Germany’s ice hockey team didn’t let a fire break out at the World Cup in Finland and the early quarter-finals were within reach. After the 1-0 (0-0, 1-0, 0-0) against Denmark on Thursday, the selection of national coach Toni Söderholm can already ensure a preliminary decision this Friday against Italy (3:20 p.m. / Sport and MagentaSport). With a mandatory win against the outsider, the fourth place in the 2021 World Cup could only theoretically be taken back into the knockout round.
On Thursday, Germany won the game against Denmark in Helsinki, which started 100 minutes late, even without the injured NHL striker Tim Stützle and Lukas Reichel and Leon Gawanke, who traveled later. AHL forward Marc Michaelis of the Toronto Marlies scored the winning goal on the power play (33rd minute).
The selection of the German Ice Hockey Federation well put away the shock of a hall evacuation during the warm-up. “It wasn’t the usual preparation. You have to hide that and be a professional,” said captain Moritz Müller at Sport1.
Teams, spectators and journalists had to leave the hall about half an hour before the original start of the game at 3:20 p.m. German time. In equipment, the players persevered outdoors. The fire brigade arrived and quickly put out the “small fire”. It was initially unclear whether or when the game could be played. According to the world association, there were no injuries.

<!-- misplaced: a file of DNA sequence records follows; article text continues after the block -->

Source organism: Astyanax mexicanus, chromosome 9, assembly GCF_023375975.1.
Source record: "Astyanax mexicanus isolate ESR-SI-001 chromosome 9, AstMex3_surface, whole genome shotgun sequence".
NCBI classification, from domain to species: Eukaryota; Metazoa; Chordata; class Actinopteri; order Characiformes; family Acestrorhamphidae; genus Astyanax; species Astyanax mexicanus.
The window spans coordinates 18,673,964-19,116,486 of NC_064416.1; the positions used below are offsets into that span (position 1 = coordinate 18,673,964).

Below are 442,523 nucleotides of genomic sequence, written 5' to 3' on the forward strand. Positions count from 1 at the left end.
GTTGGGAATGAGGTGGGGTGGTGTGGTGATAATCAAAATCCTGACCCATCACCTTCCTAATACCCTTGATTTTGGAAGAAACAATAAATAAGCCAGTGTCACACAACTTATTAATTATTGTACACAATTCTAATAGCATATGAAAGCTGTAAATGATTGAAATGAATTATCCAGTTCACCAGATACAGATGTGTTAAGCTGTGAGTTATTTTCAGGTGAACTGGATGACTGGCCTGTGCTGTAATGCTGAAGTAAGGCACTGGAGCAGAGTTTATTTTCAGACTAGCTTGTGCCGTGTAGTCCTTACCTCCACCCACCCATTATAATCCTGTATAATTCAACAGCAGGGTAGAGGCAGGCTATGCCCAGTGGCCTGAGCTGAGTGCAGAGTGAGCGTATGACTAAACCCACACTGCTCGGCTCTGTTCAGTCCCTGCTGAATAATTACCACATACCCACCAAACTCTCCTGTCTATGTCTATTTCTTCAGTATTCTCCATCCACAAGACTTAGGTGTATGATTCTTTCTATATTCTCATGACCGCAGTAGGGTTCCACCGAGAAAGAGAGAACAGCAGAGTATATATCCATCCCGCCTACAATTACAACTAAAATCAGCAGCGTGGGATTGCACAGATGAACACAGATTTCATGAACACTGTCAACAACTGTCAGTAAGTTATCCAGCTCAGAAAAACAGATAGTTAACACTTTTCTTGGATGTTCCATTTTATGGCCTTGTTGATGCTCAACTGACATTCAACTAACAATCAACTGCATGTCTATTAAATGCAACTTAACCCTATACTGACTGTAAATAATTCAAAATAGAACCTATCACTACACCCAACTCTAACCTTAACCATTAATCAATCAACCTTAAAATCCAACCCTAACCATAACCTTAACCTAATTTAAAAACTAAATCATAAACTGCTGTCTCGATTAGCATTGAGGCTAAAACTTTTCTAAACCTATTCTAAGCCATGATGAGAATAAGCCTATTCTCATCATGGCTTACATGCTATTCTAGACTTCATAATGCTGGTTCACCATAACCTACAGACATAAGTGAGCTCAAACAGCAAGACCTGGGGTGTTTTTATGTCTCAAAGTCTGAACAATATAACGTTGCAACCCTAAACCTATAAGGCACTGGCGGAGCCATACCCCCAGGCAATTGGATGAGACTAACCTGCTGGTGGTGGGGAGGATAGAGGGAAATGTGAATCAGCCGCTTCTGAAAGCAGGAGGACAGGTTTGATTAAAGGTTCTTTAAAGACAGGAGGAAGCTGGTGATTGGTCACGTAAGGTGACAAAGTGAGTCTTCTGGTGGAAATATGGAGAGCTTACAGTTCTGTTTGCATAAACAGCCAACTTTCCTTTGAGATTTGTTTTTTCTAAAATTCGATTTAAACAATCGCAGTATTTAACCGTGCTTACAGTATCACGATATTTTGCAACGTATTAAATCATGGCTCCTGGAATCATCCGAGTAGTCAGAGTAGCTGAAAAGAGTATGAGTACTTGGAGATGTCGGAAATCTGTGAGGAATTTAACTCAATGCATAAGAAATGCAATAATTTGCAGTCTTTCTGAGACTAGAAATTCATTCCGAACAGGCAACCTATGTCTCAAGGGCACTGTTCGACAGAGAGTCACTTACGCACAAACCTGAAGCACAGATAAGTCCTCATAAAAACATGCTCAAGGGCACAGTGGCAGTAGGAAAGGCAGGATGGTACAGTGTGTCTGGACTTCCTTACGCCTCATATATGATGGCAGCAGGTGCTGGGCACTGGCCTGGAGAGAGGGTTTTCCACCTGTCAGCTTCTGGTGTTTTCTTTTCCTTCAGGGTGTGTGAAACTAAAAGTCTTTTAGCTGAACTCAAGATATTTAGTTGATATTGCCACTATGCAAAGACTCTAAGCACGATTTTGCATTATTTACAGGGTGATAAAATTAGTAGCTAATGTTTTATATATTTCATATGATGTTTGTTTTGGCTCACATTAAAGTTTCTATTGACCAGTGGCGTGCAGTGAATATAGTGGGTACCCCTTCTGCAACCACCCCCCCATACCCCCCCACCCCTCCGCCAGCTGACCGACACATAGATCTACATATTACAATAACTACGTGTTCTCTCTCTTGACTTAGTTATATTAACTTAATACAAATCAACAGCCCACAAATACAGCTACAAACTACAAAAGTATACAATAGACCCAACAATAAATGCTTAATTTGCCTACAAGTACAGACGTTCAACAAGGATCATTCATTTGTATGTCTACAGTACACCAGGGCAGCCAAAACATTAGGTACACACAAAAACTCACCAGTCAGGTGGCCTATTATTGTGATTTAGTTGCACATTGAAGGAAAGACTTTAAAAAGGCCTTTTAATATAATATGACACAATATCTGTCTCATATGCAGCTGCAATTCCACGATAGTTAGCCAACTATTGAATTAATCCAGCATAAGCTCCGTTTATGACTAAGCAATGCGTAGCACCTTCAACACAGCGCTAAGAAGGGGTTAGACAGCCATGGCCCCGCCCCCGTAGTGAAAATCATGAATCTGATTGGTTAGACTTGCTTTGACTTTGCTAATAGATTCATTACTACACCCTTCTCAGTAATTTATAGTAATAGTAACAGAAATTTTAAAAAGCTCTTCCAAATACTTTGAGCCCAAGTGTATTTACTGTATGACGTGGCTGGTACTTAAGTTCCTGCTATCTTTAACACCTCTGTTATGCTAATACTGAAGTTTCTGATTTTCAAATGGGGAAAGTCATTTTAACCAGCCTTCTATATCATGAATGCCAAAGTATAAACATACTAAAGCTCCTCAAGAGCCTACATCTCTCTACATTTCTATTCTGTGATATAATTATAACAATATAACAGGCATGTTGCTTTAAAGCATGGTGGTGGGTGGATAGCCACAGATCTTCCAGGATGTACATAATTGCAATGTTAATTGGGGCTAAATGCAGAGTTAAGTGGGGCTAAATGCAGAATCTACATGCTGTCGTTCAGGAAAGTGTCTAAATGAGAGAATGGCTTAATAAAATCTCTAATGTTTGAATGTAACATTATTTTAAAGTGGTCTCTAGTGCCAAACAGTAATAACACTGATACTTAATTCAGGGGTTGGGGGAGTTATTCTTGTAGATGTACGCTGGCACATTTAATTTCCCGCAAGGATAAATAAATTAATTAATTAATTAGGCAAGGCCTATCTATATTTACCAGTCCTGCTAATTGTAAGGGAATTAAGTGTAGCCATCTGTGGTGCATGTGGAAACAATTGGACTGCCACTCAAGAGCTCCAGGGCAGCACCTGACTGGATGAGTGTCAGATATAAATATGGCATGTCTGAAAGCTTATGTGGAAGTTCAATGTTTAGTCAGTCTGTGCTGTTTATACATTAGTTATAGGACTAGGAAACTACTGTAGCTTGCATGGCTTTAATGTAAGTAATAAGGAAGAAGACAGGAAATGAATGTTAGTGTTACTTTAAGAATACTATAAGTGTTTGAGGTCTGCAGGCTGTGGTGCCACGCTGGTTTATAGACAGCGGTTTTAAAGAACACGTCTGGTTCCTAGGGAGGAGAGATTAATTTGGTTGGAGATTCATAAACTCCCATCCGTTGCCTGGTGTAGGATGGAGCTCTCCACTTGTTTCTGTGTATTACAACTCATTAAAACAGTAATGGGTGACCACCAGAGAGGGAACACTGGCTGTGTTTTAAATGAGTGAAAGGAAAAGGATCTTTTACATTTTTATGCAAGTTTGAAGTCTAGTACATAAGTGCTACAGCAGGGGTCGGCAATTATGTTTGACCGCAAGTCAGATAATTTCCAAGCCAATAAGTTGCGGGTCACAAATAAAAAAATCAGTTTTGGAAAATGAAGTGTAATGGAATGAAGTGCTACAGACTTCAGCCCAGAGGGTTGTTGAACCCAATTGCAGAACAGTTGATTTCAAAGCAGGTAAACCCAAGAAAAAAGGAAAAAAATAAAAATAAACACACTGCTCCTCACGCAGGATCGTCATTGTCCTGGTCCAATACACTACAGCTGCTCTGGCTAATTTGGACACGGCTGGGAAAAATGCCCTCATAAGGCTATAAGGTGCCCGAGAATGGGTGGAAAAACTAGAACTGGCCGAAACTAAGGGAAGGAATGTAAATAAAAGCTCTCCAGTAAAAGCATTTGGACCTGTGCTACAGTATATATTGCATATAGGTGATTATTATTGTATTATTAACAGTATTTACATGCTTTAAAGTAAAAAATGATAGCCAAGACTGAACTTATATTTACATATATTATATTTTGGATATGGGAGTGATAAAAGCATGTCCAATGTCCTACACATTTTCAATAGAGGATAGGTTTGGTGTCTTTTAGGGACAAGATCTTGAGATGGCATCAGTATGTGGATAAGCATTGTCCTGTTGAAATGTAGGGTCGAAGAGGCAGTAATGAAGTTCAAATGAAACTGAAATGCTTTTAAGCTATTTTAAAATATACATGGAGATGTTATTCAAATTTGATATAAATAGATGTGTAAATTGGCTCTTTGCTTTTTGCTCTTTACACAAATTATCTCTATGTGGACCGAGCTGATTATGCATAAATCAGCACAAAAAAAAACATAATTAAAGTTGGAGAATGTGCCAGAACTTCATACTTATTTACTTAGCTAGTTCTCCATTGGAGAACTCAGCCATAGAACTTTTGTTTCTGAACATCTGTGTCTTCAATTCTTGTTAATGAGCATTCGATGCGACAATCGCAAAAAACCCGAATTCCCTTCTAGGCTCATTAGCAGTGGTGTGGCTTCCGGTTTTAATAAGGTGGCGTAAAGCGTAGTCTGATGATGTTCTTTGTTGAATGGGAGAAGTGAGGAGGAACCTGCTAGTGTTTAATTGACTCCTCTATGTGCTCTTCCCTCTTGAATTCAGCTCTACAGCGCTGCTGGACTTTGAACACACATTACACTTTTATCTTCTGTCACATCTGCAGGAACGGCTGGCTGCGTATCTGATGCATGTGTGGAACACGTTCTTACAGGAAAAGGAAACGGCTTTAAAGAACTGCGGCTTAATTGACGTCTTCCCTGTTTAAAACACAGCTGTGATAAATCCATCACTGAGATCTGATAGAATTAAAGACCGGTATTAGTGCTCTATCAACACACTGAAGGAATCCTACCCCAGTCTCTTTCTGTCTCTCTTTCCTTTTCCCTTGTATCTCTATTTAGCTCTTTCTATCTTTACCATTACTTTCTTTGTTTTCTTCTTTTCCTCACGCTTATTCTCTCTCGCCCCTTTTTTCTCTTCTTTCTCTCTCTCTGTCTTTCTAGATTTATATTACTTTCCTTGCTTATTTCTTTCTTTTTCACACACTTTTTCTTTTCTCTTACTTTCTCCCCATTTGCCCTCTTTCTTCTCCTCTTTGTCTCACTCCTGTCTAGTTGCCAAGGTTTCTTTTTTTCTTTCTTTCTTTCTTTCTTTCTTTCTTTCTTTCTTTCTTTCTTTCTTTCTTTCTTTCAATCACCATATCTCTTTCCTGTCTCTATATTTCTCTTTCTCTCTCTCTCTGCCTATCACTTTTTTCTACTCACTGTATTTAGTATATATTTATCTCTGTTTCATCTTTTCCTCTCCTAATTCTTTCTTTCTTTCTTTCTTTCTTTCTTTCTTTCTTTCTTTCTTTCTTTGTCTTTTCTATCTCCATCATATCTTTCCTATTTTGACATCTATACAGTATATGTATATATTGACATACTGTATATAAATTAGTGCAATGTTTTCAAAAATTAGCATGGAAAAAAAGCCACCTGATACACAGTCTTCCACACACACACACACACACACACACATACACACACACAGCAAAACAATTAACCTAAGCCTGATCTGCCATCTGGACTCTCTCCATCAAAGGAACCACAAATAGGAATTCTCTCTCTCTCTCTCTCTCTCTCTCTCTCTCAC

“Of course you don’t have the same preparation when you sit around an hour before the game,” Müller continued. Despite the adverse circumstances, the Söderholm squad got into a top starting position with their third World Cup win in a row against their direct quarter-final competitor and are now being reinforced: the AHL defender Gawanke and AHL striker Reichel who traveled later against Italy also played against Italy according to DEB Vice President Andreas Niederberger “certainly an option” for their first assignment in the course of the tournament.
“We get a lot of quality. We hope that they will both give us a positive momentum,” said Söderholm. The duo only arrived in Finland on the day of the match – too quickly to be ready against the Danes. It is unclear when Stützle will be able to play again after his knee injury in the game against France on Monday (3:2). In response to the failure, Söderholm had rebuilt three of the four attack lines.
The small German fan community greeted the team with applause when they came onto the ice for the start of the game, which had been postponed to 5 p.m. German time. The smell of burning had not completely disappeared from the hall. In the fourth preliminary round game, which is important given the table constellation, both teams seemed in the first third as if they had to find each other first. There were hardly any dangerous scenes, only NHL defender Moritz Seider set an example with a crossbar.
Only in the middle third did the intensity increase and Germany improved: In the first majority, Berlin striker Marcel Noebels was unlucky when he hit the crossbar (26th). It only worked better in the next power play: Michaelis deflected the puck decisively on presentation of the again conspicuous Noebel.